On an Easter kept through a pandemic, I am reminded…
Easter does not mean that Christians do not weep, that we do not hang our heads in sorrow when a grandfather says goodbye too soon, when the cancer returns in the young dad, when the smoke smothers a man in his bed, when the strength of the boy is spent, when breath grows short, when legs curl up under covers.
We do cry. Jesus cried a lot (John 11:35; Matthew 23:37; Isaiah 53:3). And we cry.
When Moses died, the people of God mourned for 30 days (Deuteronomy 34:8).
Easter doesn’t mean we are affliction-free or carefree winners.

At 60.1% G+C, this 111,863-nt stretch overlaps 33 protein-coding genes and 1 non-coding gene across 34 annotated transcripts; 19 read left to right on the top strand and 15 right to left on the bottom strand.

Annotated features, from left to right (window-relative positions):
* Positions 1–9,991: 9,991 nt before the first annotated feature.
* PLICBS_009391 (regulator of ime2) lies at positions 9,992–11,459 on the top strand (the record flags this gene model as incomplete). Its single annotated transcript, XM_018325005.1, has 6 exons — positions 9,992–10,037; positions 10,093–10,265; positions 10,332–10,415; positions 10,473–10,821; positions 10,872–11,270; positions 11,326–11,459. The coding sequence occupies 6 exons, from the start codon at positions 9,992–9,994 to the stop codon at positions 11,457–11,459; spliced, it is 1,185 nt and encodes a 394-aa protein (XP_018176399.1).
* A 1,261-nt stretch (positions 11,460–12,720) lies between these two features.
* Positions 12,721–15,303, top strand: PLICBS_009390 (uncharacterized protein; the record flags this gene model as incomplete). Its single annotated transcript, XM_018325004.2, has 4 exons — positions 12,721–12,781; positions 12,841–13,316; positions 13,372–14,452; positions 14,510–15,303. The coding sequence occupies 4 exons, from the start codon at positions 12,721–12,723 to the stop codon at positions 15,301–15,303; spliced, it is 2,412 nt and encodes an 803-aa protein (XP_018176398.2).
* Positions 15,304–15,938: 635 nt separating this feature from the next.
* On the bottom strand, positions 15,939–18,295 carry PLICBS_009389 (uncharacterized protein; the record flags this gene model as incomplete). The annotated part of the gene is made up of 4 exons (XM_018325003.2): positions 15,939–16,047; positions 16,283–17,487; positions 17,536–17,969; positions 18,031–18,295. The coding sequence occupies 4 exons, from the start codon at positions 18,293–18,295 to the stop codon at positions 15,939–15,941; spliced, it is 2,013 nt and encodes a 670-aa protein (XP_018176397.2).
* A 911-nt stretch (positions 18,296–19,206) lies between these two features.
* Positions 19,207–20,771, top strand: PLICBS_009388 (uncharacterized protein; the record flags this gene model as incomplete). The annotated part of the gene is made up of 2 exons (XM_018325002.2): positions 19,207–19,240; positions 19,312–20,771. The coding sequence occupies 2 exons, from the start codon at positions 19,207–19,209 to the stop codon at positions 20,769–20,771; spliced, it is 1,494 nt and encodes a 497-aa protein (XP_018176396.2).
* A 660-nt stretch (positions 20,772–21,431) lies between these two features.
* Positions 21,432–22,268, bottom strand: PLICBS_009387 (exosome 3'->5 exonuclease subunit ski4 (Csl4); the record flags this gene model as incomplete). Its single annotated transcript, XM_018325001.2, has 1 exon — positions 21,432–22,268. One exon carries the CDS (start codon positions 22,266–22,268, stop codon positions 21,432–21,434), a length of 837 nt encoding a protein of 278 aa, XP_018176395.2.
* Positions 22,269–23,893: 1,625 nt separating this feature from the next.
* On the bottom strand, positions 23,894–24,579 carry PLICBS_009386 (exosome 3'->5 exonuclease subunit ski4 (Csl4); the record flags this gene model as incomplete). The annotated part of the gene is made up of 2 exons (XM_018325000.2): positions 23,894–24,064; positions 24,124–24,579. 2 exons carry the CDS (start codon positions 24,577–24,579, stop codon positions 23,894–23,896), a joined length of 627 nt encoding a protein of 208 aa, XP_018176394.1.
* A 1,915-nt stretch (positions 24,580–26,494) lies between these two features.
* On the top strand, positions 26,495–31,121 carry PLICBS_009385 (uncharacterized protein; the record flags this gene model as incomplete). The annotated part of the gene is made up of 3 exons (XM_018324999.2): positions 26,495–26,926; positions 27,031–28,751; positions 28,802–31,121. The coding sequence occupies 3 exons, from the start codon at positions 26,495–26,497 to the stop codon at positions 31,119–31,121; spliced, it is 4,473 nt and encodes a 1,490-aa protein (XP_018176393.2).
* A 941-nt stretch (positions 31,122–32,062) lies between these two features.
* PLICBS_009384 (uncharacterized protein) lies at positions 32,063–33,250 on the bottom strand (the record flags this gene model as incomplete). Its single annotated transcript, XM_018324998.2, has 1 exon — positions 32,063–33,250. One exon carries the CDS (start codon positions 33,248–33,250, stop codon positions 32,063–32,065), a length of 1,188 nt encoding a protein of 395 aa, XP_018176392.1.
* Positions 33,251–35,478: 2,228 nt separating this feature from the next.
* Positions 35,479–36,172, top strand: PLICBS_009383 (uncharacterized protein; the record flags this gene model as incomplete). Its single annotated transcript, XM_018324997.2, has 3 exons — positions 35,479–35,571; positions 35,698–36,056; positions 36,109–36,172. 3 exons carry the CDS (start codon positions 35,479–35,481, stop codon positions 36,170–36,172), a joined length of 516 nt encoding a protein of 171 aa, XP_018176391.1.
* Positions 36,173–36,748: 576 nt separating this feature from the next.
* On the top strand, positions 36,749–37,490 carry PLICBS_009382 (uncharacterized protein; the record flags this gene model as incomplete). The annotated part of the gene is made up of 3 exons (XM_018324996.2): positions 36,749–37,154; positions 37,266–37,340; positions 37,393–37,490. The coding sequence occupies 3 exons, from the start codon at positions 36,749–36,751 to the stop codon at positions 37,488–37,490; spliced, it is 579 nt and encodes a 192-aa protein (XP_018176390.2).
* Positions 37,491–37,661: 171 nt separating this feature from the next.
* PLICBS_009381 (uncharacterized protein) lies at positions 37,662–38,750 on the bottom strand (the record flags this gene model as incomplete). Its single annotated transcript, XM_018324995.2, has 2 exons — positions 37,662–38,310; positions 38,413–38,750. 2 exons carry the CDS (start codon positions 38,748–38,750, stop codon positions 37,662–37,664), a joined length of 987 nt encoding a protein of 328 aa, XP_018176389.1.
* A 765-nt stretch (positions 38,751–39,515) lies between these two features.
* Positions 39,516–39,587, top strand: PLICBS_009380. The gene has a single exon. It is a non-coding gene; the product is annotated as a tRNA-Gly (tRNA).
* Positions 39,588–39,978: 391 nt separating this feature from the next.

Easter means we weep differently.
We weep in hope (1 Thessalonians 4:13). We know better days are ahead.
We weep knowing our sorrow has meaning (1 Corinthians 15:58).
We weep to turn in comfort to others (2 Corinthians 1:4).
And ironically, because of Easter, we can weep more deeply because we know there is a bottom to the sorrow, an ending point. And so we are not afraid to “go there,” to embrace all the pain, all the sorrow, all the mix of love and loss, to kiss that sweet memory and let it go, to know people for all they are, their divinity and worth and then the pang of losing that.
This Easter, amid the losses and unknown, hope springs tenderly like the dawn sun on that first Easter morning, like a green shoot out of a black stump.
Hard days are ahead. They always were. Better days are promised. And they will come.
So we sing and sorrow. We weep and worship. And we wait.
We wait. We wait. We wait.
And we hold on, declaring…
Christ is risen. Christ is reigning. Christ will come again.